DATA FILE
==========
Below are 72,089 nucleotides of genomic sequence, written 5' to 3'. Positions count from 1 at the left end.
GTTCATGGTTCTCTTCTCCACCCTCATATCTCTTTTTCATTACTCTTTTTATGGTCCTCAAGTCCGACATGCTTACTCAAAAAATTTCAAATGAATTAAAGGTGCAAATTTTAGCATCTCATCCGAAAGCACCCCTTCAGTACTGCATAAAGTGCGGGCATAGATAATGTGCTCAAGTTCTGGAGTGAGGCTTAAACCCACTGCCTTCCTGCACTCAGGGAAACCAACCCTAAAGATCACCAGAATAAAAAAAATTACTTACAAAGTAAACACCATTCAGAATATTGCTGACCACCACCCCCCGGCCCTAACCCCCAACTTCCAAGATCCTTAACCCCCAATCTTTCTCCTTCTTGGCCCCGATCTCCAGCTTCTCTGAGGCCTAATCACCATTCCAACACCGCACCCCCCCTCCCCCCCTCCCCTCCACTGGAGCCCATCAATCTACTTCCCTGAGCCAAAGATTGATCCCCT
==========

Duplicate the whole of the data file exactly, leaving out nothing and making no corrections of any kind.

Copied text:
Below are 72,089 nucleotides of genomic sequence, written 5' to 3'. Positions count from 1 at the left end.
GTTCATGGTTCTCTTCTCCACCCTCATATCTCTTTTTCATTACTCTTTTTATGGTCCTCAAGTCCGACATGCTTACTCAAAAAATTTCAAATGAATTAAAGGTGCAAATTTTAGCATCTCATCCGAAAGCACCCCTTCAGTACTGCATAAAGTGCGGGCATAGATAATGTGCTCAAGTTCTGGAGTGAGGCTTAAACCCACTGCCTTCCTGCACTCAGGGAAACCAACCCTAAAGATCACCAGAATAAAAAAAATTACTTACAAAGTAAACACCATTCAGAATATTGCTGACCACCACCCCCCGGCCCTAACCCCCAACTTCCAAGATCCTTAACCCCCAATCTTTCTCCTTCTTGGCCCCGATCTCCAGCTTCTCTGAGGCCTAATCACCATTCCAACACCGCACCCCCCCTCCCCCCCTCCCCTCCACTGGAGCCCATCAATCTACTTCCCTGAGCCAAAGATTGATCCCCT